H.L.T.: "Which means that you want Tom and the will down here?"

W.: "Yes, that's the point—as soon as Tom can, too—this afternoon, now—or if too busy, then tomorrow towards twelve."

H.L.T.: "I shall go up to see him at once."

W.: "Yes, tell him there are some changes to make—that I am determined upon them."

Kissing him I left—going downstairs and to Johnston and taking J. to lunch with me. Much good talk. Happy that J. came over and J. happy to see W. Fears end any time. J. tells me of a dinner the other day with Lyman Abbott, who wishes J. interviewed for the purposes of some obituary of W. for the Christian Union. Showed him the Emerson letters, with which he was much engaged. After lunch to Harned's, and after some talk at Harned's, to 328 (the three of us)—Johnston only staying a few minutes, having an engagement in Philadelphia at five. W. asleep when I first went upstairs but shortly awake and Harned and I went into the room. Harned opened talk by referring to my message from W. and W. said, "Yes, that was right. I want to make some changes in the will. It fails to satisfy me as it is. How can the changes be made? Will you have to rewrite the whole document?" "No, only add a codicil, which you will have to sign. Do you think you can sign it?" "Oh yes, I can—I must." I passed into the next room and got H. a writing pad. He sat on edge of bed, pencil in hand. W. dictated several items, starting always, "I wish to leave"—$200 to Mrs. Van Nostrand instead of $1000, $200 to Walt Whitman Fritzinger, "to be invested for him," he added, even stopping to spell this name, "a new baby—a dear little one—born a week ago, and named after me—yes, Harry's boy." Further changed the gold watch from Harry Stafford to H.L.T. and the silver watch from Pete Doyle to Harry Stafford and reduced Mrs. Stafford to $200, from $250 (though he contended it was $450), and then he asked, "And Mrs. George Whitman my executrix—eh? That is all fastened?" And after Harned's "Yes," "And Dr. Bucke, you Tom, and Horace, to have my papers—literary belongings of whatever character." "That, too, is all down already, Walt." "Well then you have the substance of my changes."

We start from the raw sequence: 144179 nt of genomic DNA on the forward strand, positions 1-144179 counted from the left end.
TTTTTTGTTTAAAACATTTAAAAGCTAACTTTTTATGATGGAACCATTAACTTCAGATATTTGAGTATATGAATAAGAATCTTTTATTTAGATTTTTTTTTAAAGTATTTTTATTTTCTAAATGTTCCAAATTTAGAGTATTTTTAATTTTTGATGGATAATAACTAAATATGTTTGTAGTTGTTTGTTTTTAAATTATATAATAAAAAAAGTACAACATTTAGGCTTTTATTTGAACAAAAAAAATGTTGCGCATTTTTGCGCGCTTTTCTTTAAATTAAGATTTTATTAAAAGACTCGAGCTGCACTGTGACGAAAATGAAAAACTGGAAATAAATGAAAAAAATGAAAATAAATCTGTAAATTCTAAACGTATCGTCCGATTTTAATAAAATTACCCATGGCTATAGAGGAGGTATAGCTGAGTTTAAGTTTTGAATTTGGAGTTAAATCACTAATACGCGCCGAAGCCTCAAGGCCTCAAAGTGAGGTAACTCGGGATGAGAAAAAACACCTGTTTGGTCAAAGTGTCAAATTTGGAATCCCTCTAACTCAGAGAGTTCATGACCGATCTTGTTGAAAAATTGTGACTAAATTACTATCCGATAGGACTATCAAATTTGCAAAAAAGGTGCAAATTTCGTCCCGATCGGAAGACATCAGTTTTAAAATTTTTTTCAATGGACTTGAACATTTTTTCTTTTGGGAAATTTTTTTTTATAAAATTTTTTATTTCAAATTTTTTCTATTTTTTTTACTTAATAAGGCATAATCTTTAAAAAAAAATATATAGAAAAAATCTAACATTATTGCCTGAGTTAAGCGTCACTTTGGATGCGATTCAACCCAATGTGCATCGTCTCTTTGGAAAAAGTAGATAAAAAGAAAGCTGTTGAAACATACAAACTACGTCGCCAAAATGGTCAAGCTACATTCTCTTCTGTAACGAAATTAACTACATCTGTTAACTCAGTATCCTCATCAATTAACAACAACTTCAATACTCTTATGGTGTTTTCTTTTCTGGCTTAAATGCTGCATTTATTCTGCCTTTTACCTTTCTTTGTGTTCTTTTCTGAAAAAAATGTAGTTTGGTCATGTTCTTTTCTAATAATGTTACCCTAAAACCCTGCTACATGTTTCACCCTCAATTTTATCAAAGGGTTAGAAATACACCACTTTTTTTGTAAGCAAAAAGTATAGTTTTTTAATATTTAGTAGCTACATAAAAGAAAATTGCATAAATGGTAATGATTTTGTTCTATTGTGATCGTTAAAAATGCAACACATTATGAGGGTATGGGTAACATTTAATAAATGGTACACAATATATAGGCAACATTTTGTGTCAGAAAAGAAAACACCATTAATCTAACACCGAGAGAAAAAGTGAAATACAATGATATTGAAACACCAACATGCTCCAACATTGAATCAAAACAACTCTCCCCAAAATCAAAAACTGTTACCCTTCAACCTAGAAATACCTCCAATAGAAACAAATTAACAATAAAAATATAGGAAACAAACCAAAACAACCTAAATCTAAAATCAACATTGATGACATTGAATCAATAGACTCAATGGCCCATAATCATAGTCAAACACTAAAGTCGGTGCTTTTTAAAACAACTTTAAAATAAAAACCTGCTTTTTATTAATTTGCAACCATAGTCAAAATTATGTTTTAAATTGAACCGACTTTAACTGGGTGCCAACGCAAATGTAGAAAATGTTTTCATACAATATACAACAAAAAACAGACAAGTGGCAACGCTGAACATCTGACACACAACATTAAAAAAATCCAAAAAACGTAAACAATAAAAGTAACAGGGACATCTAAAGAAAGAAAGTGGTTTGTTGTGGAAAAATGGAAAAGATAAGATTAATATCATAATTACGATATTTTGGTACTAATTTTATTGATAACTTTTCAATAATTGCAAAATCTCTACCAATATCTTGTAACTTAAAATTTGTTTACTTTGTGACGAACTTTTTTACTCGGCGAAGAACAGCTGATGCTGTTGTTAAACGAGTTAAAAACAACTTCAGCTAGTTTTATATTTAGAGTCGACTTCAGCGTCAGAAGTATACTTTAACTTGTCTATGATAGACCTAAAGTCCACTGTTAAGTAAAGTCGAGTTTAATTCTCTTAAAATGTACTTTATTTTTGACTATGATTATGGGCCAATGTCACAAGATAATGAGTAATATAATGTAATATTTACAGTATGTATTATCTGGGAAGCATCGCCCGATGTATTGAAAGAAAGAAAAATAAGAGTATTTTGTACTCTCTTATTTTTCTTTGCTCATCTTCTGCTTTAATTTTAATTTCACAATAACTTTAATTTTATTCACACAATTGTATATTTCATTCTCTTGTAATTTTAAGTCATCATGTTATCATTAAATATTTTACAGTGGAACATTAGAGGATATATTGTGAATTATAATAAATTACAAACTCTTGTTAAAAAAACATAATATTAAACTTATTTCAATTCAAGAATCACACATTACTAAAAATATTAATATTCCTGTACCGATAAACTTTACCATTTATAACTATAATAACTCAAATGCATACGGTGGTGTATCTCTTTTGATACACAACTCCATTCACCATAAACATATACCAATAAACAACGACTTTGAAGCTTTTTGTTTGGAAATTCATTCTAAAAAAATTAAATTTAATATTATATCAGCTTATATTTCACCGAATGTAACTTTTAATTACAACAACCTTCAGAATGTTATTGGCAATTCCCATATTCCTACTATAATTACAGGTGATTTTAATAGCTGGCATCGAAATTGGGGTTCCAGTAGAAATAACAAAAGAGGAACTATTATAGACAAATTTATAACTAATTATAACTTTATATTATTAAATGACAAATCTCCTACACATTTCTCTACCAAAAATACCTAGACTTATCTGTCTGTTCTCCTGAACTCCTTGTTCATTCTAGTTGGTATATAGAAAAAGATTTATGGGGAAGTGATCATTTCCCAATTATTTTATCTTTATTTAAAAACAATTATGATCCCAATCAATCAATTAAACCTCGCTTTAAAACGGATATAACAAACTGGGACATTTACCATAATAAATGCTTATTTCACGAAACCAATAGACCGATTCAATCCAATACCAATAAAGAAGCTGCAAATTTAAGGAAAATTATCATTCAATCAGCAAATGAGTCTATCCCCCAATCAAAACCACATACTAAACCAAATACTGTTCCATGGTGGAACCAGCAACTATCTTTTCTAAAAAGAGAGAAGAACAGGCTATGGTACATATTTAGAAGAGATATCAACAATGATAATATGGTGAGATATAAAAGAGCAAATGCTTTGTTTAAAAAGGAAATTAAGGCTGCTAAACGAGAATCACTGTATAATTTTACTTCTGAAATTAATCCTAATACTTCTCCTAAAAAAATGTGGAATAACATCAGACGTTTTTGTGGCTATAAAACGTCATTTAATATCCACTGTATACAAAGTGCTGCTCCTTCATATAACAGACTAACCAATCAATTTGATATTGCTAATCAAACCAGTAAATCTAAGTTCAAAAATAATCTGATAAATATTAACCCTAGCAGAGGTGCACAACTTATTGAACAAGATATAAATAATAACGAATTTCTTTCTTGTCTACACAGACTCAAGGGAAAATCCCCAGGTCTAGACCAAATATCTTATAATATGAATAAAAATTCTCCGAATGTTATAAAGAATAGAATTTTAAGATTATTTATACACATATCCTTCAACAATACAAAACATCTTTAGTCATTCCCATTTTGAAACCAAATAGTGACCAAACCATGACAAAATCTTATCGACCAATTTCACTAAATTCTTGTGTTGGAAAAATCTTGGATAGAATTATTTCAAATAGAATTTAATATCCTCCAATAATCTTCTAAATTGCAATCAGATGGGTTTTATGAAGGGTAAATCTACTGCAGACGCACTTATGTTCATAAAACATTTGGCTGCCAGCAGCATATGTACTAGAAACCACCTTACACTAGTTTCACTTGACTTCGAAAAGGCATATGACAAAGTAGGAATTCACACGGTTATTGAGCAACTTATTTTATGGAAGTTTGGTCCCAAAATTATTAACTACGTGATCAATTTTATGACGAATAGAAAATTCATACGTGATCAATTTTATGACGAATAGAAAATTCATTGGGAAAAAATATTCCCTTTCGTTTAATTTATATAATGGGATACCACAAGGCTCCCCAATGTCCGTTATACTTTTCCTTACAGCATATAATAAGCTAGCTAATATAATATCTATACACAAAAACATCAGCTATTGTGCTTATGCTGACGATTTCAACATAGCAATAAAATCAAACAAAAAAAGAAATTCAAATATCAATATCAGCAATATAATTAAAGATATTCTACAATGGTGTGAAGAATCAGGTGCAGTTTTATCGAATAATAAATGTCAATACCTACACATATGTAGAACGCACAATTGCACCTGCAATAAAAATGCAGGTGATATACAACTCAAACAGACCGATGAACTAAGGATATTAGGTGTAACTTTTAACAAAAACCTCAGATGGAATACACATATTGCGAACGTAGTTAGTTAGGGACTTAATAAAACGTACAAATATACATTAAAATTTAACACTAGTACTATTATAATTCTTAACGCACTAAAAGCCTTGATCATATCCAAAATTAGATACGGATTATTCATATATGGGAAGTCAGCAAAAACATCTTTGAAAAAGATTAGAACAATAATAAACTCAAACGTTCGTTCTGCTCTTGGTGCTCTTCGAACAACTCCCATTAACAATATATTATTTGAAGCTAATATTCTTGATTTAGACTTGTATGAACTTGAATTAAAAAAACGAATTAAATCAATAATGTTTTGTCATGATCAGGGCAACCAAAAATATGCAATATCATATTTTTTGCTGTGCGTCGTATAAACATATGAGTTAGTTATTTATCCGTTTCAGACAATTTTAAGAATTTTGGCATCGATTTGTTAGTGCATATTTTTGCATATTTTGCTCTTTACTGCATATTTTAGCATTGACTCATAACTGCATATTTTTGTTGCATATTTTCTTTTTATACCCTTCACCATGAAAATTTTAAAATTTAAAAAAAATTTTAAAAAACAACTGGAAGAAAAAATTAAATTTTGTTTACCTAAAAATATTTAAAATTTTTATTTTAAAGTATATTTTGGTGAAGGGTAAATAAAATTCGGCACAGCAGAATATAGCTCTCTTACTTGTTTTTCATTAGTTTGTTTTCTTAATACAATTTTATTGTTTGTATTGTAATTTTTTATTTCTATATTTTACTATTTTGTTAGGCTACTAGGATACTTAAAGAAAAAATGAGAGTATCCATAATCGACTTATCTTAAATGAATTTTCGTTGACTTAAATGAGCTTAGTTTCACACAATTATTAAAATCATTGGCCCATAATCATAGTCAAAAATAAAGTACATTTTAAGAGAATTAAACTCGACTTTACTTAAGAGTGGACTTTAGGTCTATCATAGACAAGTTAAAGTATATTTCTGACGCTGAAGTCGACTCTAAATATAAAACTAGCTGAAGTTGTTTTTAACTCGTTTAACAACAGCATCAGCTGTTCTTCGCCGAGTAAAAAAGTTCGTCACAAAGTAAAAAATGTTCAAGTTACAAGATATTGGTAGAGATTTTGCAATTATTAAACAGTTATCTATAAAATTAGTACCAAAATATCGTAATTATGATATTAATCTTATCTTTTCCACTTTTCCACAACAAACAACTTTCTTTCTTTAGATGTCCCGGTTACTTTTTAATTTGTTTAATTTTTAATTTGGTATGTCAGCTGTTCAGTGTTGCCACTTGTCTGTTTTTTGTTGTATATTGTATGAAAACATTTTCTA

Several times H. had to say to W., "No hurry, Walt, take your time." W. remarked, "I have such a poor memory—I seem to forget things, but that is certainly all I remember now." H. rose to go but W. said, "Don't go, Tom—stay a few minutes." Tom however, "We had better go, Walt, and we will be right back. In the meantime you will husband all the strength you can; you will need it." Once he asked H. , "You have the will with you?" (time: 4:50). Immediately to T.B.H.'s office and after brief tea back again by a little after six. W. awake. Warrie said, "He is expecting you!" and Mrs. Keller remarked, "He is determined to do something for that baby: he even says he wants to see it—wants to hold it here, on his breast." He had spoken with them about it. Gussie with us as witness. Harned and I going into the room, W. said, "I am ready—yes." I explained to him that Gussie had come to sign and he looked about, "Oh! is she here?" Mrs. K. was called in and Warrie came. We lighted a candle (the gas shed no such light as we needed on the bed); brought the pen and inkstand. Warrie started to fix W. so he could sit on the edge of the bed, but W. protested, "No, Warrie, I will sit up right here and sign it." Harned stood near and read the codicil aloud. Twice W. said, "Read that again"—in regard to special items. Finally, when the last word was out, W. exclaimed, "It is all right, Tom."